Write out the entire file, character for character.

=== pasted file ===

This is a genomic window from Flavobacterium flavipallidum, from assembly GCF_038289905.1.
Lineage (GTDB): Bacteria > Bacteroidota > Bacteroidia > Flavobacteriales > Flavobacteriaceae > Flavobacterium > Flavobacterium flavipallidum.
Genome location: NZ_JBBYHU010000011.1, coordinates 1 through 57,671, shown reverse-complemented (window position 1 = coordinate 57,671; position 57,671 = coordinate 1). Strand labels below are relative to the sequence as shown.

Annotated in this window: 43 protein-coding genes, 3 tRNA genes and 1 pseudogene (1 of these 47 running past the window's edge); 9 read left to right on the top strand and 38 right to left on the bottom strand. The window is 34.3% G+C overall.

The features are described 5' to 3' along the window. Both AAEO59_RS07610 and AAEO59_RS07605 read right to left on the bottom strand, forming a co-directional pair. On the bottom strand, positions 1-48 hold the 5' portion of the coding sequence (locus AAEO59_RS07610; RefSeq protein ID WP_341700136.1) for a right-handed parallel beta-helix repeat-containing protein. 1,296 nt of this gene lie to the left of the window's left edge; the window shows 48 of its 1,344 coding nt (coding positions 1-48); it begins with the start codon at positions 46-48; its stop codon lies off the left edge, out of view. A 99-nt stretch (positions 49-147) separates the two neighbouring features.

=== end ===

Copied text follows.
This is a genomic window from Flavobacterium flavipallidum, from assembly GCF_038289905.1.
Lineage (GTDB): Bacteria > Bacteroidota > Bacteroidia > Flavobacteriales > Flavobacteriaceae > Flavobacterium > Flavobacterium flavipallidum.
Genome location: NZ_JBBYHU010000011.1, coordinates 1 through 57,671, shown reverse-complemented (window position 1 = coordinate 57,671; position 57,671 = coordinate 1). Strand labels below are relative to the sequence as shown.

Annotated in this window: 43 protein-coding genes, 3 tRNA genes and 1 pseudogene (1 of these 47 running past the window's edge); 9 read left to right on the top strand and 38 right to left on the bottom strand. The window is 34.3% G+C overall.

The features are described 5' to 3' along the window. Both AAEO59_RS07610 and AAEO59_RS07605 read right to left on the bottom strand, forming a co-directional pair. On the bottom strand, positions 1-48 hold the 5' portion of the coding sequence (locus AAEO59_RS07610; RefSeq protein ID WP_341700136.1) for a right-handed parallel beta-helix repeat-containing protein. 1,296 nt of this gene lie to the left of the window's left edge; the window shows 48 of its 1,344 coding nt (coding positions 1-48); it begins with the start codon at positions 46-48; its stop codon lies off the left edge, out of view. A 99-nt stretch (positions 49-147) separates the two neighbouring features.